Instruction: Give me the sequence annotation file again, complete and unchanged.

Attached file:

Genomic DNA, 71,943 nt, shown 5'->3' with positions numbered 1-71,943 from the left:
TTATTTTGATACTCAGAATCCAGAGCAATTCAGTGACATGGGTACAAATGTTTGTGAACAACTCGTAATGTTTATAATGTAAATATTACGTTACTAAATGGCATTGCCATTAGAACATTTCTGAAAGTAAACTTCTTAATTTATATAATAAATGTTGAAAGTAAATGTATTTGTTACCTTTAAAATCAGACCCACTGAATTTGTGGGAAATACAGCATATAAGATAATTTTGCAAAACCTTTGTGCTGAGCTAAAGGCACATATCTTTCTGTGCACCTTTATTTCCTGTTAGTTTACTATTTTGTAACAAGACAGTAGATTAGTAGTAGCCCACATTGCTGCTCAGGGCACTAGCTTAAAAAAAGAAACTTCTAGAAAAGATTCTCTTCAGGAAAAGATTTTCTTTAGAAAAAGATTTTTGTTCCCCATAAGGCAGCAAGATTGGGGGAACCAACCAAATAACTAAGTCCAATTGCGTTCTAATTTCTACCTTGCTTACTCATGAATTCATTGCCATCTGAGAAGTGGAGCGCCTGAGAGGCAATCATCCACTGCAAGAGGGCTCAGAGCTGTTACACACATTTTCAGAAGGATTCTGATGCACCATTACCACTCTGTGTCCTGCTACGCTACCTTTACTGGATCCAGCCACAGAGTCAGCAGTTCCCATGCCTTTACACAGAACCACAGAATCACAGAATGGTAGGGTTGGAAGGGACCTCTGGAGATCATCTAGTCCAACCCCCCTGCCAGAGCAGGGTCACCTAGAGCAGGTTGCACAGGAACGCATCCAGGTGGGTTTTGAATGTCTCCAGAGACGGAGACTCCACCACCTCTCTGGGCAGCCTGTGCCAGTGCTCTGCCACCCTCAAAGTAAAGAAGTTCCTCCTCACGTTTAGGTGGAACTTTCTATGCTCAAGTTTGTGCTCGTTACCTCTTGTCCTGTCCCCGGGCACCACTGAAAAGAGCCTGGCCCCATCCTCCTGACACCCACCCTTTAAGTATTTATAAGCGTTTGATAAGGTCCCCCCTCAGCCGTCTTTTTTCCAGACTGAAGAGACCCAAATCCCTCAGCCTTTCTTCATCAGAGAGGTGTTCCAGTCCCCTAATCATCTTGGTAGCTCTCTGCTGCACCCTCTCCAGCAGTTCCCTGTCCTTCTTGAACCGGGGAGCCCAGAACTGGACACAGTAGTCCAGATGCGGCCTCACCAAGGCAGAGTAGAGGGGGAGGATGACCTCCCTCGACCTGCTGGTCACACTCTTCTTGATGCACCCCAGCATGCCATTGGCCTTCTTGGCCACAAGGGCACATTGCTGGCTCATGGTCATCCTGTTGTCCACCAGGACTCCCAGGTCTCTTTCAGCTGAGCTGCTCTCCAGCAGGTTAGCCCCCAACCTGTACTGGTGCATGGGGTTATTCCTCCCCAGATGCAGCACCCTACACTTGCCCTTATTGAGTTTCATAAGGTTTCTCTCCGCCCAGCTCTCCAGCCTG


Genomic DNA, 71,943 nt, shown 5'->3' with positions numbered 1-71,943 from the left:
TTATTTTGATACTCAGAATCCAGAGCAATTCAGTGACATGGGTACAAATGTTTGTGAACAACTCGTAATGTTTATAATGTAAATATTACGTTACTAAATGGCATTGCCATTAGAACATTTCTGAAAGTAAACTTCTTAATTTATATAATAAATGTTGAAAGTAAATGTATTTGTTACCTTTAAAATCAGACCCACTGAATTTGTGGGAAATACAGCATATAAGATAATTTTGCAAAACCTTTGTGCTGAGCTAAAGGCACATATCTTTCTGTGCACCTTTATTTCCTGTTAGTTTACTATTTTGTAACAAGACAGTAGATTAGTAGTAGCCCACATTGCTGCTCAGGGCACTAGCTTAAAAAAAGAAACTTCTAGAAAAGATTCTCTTCAGGAAAAGATTTTCTTTAGAAAAAGATTTTTGTTCCCCATAAGGCAGCAAGATTGGGGGAACCAACCAAATAACTAAGTCCAATTGCGTTCTAATTTCTACCTTGCTTACTCATGAATTCATTGCCATCTGAGAAGTGGAGCGCCTGAGAGGCAATCATCCACTGCAAGAGGGCTCAGAGCTGTTACACACATTTTCAGAAGGATTCTGATGCACCATTACCACTCTGTGTCCTGCTACGCTACCTTTACTGGATCCAGCCACAGAGTCAGCAGTTCCCATGCCTTTACACAGAACCACAGAATCACAGAATGGTAGGGTTGGAAGGGACCTCTGGAGATCATCTAGTCCAACCCCCCTGCCAGAGCAGGGTCACCTAGAGCAGGTTGCACAGGAACGCATCCAGGTGGGTTTTGAATGTCTCCAGAGACGGAGACTCCACCACCTCTCTGGGCAGCCTGTGCCAGTGCTCTGCCACCCTCAAAGTAAAGAAGTTCCTCCTCACGTTTAGGTGGAACTTTCTATGCTCAAGTTTGTGCTCGTTACCTCTTGTCCTGTCCCCGGGCACCACTGAAAAGAGCCTGGCCCCATCCTCCTGACACCCACCCTTTAAGTATTTATAAGCGTTTGATAAGGTCCCCCCTCAGCCGTCTTTTTTCCAGACTGAAGAGACCCAAATCCCTCAGCCTTTCTTCATCAGAGAGGTGTTCCAGTCCCCTAATCATCTTGGTAGCTCTCTGCTGCACCCTCTCCAGCAGTTCCCTGTCCTTCTTGAACCGGGGAGCCCAGAACTGGACACAGTAGTCCAGATGCGGCCTCACCAAGGCAGAGTAGAGGGGGAGGATGACCTCCCTCGACCTGCTGGTCACACTCTTCTTGATGCACCCCAGCATGCCATTGGCCTTCTTGGCCACAAGGGCACATTGCTGGCTCATGGTCATCCTGTTGTCCACCAGGACTCCCAGGTCTCTTTCAGCTGAGCTGCTCTCCAGCAGGTTAGCCCCCAACCTGTACTGGTGCATGGGGTTATTCCTCCCCAGATGCAGCACCCTACACTTGCCCTTATTGAGTTTCATAAGGTTTCTCTCCGCCCAGCTCTCCAGCCTG